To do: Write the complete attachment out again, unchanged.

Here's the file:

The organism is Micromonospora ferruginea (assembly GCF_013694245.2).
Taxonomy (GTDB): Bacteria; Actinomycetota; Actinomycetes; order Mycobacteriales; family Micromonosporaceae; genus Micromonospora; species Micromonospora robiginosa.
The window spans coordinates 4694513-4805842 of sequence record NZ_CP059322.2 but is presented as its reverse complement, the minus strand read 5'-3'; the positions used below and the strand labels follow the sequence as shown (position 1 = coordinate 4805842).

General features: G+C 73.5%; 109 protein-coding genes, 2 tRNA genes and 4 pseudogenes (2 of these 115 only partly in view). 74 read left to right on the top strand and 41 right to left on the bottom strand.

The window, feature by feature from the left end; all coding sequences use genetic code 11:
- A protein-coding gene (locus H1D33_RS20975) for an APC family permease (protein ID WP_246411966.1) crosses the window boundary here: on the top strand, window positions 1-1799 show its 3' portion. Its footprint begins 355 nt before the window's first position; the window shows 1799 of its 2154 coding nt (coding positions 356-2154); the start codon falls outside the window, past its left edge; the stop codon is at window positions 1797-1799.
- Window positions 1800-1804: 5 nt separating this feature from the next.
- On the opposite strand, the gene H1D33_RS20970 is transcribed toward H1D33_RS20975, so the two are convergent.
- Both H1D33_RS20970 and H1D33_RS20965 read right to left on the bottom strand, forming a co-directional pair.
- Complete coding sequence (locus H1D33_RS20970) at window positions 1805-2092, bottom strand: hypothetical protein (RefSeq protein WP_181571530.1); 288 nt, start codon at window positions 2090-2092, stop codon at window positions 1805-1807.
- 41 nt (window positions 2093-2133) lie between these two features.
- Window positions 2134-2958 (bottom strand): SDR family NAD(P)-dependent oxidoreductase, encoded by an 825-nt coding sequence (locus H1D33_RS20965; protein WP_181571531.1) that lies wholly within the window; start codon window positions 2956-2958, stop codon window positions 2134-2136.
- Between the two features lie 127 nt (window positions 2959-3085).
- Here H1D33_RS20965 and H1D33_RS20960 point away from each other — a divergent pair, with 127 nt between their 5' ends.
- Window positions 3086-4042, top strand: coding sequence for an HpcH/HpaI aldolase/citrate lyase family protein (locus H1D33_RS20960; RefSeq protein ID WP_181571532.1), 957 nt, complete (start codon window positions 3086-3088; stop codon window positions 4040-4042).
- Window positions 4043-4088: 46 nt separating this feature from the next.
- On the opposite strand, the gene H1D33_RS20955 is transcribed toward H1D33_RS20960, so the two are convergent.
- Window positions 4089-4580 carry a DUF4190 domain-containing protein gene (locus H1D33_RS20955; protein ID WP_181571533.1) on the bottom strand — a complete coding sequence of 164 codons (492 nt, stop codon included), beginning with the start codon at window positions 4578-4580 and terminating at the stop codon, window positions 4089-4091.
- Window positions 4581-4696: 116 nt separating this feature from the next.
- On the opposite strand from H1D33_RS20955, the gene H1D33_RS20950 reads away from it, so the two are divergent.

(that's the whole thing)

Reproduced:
The organism is Micromonospora ferruginea (assembly GCF_013694245.2).
Taxonomy (GTDB): Bacteria; Actinomycetota; Actinomycetes; order Mycobacteriales; family Micromonosporaceae; genus Micromonospora; species Micromonospora robiginosa.
The window spans coordinates 4694513-4805842 of sequence record NZ_CP059322.2 but is presented as its reverse complement, the minus strand read 5'-3'; the positions used below and the strand labels follow the sequence as shown (position 1 = coordinate 4805842).

General features: G+C 73.5%; 109 protein-coding genes, 2 tRNA genes and 4 pseudogenes (2 of these 115 only partly in view). 74 read left to right on the top strand and 41 right to left on the bottom strand.

The window, feature by feature from the left end; all coding sequences use genetic code 11:
- A protein-coding gene (locus H1D33_RS20975) for an APC family permease (protein ID WP_246411966.1) crosses the window boundary here: on the top strand, window positions 1-1799 show its 3' portion. Its footprint begins 355 nt before the window's first position; the window shows 1799 of its 2154 coding nt (coding positions 356-2154); the start codon falls outside the window, past its left edge; the stop codon is at window positions 1797-1799.
- Window positions 1800-1804: 5 nt separating this feature from the next.
- On the opposite strand, the gene H1D33_RS20970 is transcribed toward H1D33_RS20975, so the two are convergent.
- Both H1D33_RS20970 and H1D33_RS20965 read right to left on the bottom strand, forming a co-directional pair.
- Complete coding sequence (locus H1D33_RS20970) at window positions 1805-2092, bottom strand: hypothetical protein (RefSeq protein WP_181571530.1); 288 nt, start codon at window positions 2090-2092, stop codon at window positions 1805-1807.
- 41 nt (window positions 2093-2133) lie between these two features.
- Window positions 2134-2958 (bottom strand): SDR family NAD(P)-dependent oxidoreductase, encoded by an 825-nt coding sequence (locus H1D33_RS20965; protein WP_181571531.1) that lies wholly within the window; start codon window positions 2956-2958, stop codon window positions 2134-2136.
- Between the two features lie 127 nt (window positions 2959-3085).
- Here H1D33_RS20965 and H1D33_RS20960 point away from each other — a divergent pair, with 127 nt between their 5' ends.
- Window positions 3086-4042, top strand: coding sequence for an HpcH/HpaI aldolase/citrate lyase family protein (locus H1D33_RS20960; RefSeq protein ID WP_181571532.1), 957 nt, complete (start codon window positions 3086-3088; stop codon window positions 4040-4042).
- Window positions 4043-4088: 46 nt separating this feature from the next.
- On the opposite strand, the gene H1D33_RS20955 is transcribed toward H1D33_RS20960, so the two are convergent.
- Window positions 4089-4580 carry a DUF4190 domain-containing protein gene (locus H1D33_RS20955; protein ID WP_181571533.1) on the bottom strand — a complete coding sequence of 164 codons (492 nt, stop codon included), beginning with the start codon at window positions 4578-4580 and terminating at the stop codon, window positions 4089-4091.
- Window positions 4581-4696: 116 nt separating this feature from the next.
- On the opposite strand from H1D33_RS20955, the gene H1D33_RS20950 reads away from it, so the two are divergent.